550 F2d 1205 Crismon v. United States
550 F.2d 1205
77-1 USTC P 9350
Edgar T. CRISMON and Maxine Crismon, his wife, Plaintiffs-Appellants,
UNITED STATES of America, Defendant-Appellee.
United States Court of Appeals,
March 29, 1977.
Arthur D. Ehrenreich, argued, Burns, Ferrin & Ehrenreich, Phoenix, Ariz., for plaintiffs-appellants.
Gilbert E. Andrews, David E. Carmack, Gilbert S. Rothenberg, Jonathan S. Cohen, argued, Attys., Tax Div., U. S. Dept. of Justice, Washington, D. C., for defendant-appellee.
Appeal from the United States District Court for the District of Arizona.
Before HUFSTEDLER, GOODWIN and ANDERSON, Circuit Judges.
Taxpayers Edgar T. Crismon and his wife, Maxine (The Crismons), brought suit in the district court below, seeking a tax refund. They claimed a refund of federal taxes paid in the 1966 tax year. The basis was a net operating loss in the tax year 1969 which they proposed to carry back to the year 1966. The district court dismissed the suit for lack of jurisdiction because the Crismons had not filed a proper claim for a refund within the statutory time period. We affirm.
Under 26 U.S.C. § 6511(d)(2)(A) the Crismons had until the 15th day of the 40th month after the end of the taxable year 1969 to file a claim for a refund. This made the last day to file April 15, 1973. They did not file the proper claim for a refund (Form 843) until September 24, 1973, outside the statutory time limit. The Crismons argue that a Form 1045 (Application for Tentative Refund from Carryback of Net Operating Loss) which was filed on March 6, 1973, was a timely informal claim for a refund. We disagree. The Internal Revenue Code (26 U.S.C. § 6411(a), the Treasury Regulations (§ 1.6411-1(b)(2), and Form 1045 itself all state specifically that Form 1045, Application for Tentative Carryback Adjustment, is not a claim for a credit or refund. See Rock v. United States, 279 F.Supp. 96 (S.D.N.Y.1968). We therefore find that filing of the 1045 Form was not a proper claim for a refund, and that the proper form filed by the Crismons was untimely.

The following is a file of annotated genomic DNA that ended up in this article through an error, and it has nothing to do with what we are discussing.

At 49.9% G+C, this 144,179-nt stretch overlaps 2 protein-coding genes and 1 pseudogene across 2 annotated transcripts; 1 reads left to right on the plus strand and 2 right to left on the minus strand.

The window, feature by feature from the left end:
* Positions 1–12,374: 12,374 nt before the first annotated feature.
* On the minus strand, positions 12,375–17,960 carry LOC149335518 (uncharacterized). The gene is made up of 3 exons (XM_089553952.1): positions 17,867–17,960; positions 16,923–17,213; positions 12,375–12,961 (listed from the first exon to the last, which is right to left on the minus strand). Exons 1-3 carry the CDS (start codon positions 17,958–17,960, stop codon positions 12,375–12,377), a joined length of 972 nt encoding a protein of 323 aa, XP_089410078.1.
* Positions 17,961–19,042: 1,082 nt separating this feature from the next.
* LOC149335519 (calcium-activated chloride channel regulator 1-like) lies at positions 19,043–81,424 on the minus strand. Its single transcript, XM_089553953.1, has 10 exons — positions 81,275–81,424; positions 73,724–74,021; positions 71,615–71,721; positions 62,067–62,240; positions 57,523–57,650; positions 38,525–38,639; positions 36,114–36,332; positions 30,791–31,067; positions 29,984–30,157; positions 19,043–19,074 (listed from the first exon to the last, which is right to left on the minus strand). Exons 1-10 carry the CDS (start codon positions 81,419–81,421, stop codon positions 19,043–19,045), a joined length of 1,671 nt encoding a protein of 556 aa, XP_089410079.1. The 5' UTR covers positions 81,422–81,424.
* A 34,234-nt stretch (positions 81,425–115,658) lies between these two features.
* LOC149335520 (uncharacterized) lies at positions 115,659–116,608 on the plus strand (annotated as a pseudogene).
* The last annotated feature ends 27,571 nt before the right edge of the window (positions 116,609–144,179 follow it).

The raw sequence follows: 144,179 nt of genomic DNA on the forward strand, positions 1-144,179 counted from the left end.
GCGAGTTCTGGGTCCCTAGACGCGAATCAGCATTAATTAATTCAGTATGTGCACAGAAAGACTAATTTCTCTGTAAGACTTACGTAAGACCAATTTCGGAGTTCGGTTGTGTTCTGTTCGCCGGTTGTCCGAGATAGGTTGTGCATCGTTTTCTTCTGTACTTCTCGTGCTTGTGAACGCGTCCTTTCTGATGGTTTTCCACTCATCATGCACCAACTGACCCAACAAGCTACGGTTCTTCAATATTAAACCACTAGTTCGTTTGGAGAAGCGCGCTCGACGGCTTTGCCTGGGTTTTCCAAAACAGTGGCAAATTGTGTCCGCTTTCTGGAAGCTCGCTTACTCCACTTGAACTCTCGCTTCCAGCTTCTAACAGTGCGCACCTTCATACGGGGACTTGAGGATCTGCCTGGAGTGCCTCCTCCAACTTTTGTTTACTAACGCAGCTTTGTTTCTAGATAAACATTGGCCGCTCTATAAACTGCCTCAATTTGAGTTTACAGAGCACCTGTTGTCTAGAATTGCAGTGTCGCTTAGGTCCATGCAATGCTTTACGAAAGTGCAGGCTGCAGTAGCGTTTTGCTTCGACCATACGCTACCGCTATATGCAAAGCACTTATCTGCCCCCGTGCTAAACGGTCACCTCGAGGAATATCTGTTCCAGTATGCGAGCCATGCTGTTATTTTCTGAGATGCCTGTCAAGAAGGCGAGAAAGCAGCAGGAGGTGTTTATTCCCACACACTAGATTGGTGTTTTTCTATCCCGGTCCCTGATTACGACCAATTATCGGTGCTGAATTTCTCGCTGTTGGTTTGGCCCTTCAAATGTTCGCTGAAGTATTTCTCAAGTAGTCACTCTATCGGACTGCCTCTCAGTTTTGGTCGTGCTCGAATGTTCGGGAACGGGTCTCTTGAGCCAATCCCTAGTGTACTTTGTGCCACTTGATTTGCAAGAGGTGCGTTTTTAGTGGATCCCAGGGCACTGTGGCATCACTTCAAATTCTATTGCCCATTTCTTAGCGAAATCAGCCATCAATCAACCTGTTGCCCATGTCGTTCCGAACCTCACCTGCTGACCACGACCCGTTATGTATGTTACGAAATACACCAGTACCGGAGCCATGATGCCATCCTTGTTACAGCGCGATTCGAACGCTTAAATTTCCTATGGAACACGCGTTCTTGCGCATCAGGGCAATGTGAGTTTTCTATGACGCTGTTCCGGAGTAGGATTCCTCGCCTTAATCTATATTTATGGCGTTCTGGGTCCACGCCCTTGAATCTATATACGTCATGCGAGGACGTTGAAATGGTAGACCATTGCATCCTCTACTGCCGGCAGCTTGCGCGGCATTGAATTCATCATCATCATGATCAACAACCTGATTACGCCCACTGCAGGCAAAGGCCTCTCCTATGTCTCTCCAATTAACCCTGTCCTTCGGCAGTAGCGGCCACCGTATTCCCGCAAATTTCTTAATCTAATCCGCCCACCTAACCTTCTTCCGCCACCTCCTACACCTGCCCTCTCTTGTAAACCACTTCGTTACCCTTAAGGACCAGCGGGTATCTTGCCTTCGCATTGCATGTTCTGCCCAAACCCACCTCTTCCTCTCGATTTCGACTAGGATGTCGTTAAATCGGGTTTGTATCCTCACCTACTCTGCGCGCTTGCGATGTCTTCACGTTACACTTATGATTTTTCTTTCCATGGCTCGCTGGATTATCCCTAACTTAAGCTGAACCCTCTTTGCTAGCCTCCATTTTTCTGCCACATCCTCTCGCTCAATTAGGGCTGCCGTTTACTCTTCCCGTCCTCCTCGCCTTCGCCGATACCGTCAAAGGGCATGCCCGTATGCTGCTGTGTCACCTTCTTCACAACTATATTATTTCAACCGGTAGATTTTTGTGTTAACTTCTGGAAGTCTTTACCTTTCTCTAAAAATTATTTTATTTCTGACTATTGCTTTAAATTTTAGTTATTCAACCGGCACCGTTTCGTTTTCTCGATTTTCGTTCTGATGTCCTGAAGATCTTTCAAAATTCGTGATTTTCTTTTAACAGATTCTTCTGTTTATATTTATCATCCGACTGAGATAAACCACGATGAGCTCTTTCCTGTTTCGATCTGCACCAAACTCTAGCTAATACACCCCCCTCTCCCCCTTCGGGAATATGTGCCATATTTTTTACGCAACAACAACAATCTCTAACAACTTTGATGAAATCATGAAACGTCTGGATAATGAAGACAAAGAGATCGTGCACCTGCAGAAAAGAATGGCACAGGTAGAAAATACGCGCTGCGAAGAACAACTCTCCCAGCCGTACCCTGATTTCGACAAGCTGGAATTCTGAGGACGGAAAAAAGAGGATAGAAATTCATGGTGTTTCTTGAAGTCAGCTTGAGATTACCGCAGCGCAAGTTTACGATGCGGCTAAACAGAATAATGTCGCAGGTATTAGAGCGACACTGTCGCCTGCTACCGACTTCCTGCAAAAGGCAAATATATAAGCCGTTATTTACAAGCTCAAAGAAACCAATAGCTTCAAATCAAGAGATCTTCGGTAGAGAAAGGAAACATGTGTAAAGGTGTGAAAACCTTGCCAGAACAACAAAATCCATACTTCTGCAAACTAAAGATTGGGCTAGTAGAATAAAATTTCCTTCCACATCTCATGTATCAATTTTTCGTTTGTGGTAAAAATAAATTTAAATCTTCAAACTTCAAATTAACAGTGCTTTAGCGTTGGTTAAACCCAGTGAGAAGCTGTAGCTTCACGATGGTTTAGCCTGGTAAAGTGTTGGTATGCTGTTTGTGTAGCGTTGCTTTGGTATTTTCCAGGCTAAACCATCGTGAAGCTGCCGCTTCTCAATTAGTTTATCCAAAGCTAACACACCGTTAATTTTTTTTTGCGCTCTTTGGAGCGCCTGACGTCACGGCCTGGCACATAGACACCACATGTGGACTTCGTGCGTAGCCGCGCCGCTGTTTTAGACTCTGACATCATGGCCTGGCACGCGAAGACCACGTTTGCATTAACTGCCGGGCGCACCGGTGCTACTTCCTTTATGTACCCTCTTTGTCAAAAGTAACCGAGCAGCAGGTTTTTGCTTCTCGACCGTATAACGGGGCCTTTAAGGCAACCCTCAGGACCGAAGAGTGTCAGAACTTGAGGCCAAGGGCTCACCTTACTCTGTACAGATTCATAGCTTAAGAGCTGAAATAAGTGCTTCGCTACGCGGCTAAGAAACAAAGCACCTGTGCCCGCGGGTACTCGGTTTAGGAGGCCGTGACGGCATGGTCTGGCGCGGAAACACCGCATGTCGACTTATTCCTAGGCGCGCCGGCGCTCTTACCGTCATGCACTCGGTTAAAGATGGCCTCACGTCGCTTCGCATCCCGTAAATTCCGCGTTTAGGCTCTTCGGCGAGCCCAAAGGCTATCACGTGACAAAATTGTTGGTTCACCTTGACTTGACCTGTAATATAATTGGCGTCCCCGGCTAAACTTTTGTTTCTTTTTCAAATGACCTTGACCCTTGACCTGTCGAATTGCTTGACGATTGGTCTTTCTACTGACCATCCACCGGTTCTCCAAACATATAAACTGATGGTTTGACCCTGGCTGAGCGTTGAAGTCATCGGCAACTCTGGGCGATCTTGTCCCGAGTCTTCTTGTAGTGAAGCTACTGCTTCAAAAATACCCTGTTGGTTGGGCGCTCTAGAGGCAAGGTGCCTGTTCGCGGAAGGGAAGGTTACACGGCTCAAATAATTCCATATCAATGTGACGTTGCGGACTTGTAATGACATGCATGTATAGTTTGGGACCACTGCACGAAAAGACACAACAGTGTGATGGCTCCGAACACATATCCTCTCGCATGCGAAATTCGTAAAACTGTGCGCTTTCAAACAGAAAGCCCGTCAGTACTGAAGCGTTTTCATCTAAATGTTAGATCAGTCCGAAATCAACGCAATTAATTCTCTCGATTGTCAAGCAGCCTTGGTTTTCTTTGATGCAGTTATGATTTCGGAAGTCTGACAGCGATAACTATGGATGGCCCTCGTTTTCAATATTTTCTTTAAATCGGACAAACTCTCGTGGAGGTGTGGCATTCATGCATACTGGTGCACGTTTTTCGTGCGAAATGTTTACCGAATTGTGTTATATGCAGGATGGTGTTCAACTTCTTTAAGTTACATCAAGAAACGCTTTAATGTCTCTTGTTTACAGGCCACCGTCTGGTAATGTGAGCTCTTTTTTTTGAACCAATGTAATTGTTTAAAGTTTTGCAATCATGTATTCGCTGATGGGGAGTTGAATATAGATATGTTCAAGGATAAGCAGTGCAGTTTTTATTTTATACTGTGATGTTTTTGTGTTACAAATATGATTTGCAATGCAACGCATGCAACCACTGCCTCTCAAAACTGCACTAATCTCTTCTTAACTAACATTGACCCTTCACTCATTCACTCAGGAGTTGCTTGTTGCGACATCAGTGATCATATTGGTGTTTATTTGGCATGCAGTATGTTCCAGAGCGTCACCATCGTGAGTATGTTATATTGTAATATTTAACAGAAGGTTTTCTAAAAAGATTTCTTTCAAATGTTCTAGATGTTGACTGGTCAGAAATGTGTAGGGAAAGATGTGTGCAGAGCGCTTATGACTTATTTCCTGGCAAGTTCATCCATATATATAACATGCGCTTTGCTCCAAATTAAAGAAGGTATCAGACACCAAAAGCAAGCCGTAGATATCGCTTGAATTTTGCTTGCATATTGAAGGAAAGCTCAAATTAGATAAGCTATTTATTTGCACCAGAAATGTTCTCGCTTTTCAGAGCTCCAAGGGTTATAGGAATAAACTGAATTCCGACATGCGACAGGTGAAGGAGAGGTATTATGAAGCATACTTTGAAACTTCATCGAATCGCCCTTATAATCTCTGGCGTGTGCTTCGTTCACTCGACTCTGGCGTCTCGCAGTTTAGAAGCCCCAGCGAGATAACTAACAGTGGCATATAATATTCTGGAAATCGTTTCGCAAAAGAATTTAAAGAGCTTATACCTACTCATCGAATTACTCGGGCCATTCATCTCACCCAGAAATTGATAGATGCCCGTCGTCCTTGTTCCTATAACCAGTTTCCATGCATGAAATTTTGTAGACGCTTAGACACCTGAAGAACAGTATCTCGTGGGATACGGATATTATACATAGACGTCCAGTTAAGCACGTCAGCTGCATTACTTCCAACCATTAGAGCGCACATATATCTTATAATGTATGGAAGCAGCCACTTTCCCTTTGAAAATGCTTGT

Under 26 U.S.C. § 7422(a), the Crismons are prevented from maintaining a suit in any court for a tax refund until a claim for a refund has been "duly filed." An untimely refund claim is not "duly filed." Therefore, the district court properly dismissed the suit for lack of jurisdiction.
The Crismons' contention that the IRS has waived the statute of limitations or is estopped to assert that defense is without merit.